The way I solved this was not by trying to train myself to be more alert and vigilant, because no matter how hard I tried, I couldn't do it, and who wants to spoil your day by scrutinizing every person who gets near you anyway? So, I decided to go with one of those under the shirt pouches -- it carries everything essential when I'm in transit. That lets me off the vigilance hook and I don't have to worry. In fact, last spring, one of those clever guys on the metro did open a bag I had in my hand before I realized it, but there was nothing he was interested in, so the only harm done was that sense of being invaded or violated by an alien.

So, I don't want to disagree with those who urge more vigilance and caution, but I do think that realistically many of us are never going to develop that talent/instinct. Now that I've come to that realization, my travel is much less of a hassle, and I just let the pouch take the worry out of the experience.

I know, too, that being pickpocketed gives you a terrible sense of violation, even if you don't lose much, and I hope that the peregrinos on this forum don't have to deal with that on their Caminos.

Buen camino a todos, Laurie
I completely agree with Laurie. In addition to the pouch, I bought a couple of shirts from Travelsmith that have a hidden, zippered breast pocket. That's where credit/debit cards, plane tickets, larger bills go. I also bought some trousers that have a zippered inner side pocket. That's where smaller bills and coins go. There's a handkerchief in my hip pocket. I don't carry a wallet at all.
All this I confess I learned the hard way.
Hi everybody.

Pickpocketing is usual in Madrid touristic places, in the same way than in all big cities touristic places.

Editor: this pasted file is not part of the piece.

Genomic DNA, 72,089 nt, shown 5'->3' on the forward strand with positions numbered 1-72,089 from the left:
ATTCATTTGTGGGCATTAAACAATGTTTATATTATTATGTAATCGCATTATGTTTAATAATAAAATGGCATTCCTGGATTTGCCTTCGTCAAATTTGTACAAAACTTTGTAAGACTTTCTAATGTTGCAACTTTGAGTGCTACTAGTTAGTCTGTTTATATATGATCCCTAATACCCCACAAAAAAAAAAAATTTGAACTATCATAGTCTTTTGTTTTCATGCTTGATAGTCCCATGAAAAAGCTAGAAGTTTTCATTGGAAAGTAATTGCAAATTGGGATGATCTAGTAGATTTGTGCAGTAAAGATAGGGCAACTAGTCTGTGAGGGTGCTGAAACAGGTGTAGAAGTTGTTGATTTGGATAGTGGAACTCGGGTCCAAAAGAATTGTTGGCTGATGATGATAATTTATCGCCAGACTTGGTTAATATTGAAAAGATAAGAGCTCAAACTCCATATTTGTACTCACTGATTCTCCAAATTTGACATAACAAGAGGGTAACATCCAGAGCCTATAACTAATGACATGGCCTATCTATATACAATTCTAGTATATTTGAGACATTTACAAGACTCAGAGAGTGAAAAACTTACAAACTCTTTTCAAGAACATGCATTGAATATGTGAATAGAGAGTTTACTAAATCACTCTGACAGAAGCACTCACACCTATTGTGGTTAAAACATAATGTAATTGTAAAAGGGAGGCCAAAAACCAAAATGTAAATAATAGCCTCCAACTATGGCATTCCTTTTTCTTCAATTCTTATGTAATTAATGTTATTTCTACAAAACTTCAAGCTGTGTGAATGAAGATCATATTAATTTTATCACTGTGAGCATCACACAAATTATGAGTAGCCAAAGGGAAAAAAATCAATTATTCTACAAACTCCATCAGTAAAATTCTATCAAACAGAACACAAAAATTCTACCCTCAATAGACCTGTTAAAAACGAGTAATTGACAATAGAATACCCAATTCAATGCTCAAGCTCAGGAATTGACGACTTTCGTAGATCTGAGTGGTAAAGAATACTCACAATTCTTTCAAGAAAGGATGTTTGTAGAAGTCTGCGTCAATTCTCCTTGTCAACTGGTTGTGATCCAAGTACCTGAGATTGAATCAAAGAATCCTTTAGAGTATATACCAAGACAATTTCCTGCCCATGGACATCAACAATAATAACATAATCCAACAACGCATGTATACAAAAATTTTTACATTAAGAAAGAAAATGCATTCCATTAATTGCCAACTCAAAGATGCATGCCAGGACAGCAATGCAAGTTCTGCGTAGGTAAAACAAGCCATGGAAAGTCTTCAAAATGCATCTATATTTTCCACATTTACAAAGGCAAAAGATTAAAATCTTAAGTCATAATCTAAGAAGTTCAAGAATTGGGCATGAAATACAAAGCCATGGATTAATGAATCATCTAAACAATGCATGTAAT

Even more, it's just a risk for our visitors, who normally can be detected for their clothes and accent.

I've never suffered any robbery in Madrid, but I have to say I've been close to be robbed in London (It didn't happened because I was lucky)

The non-touristic places in Madrid, and generally in most points in Spain are quite safe.

Buen Camino,

Javier Martin
Madrid, Spain.
Well, when you arrive with a (more or less big) backpack, you must of course be a traveller whether Spanish or not - I guess, Spanish tourists might encounter the same problem in Madrid.

A young woman (definitely not a Spanish face!!!) stood "glued" against me on the escalator of the subway. I can't say precisely why, but suddenly I returned myself and had a look at her.
At the next escalator, she was there again, close to me... so I turned my backback to the 'wall' of the escalator...
Then she went to the opposite direction, and some minutes later a Spanish man told me that one bag of my backpack was open.
She had tried to take out a small plastic pocket just with unworthy stuff.

I think putting the rain cover above the backpack might be a good protection, so no one can open easily the pockets.
Thank you for your advice, I will take it in-hand as I always go around with my wallet in my hip pocket. I don't need my space invaded, Thanks David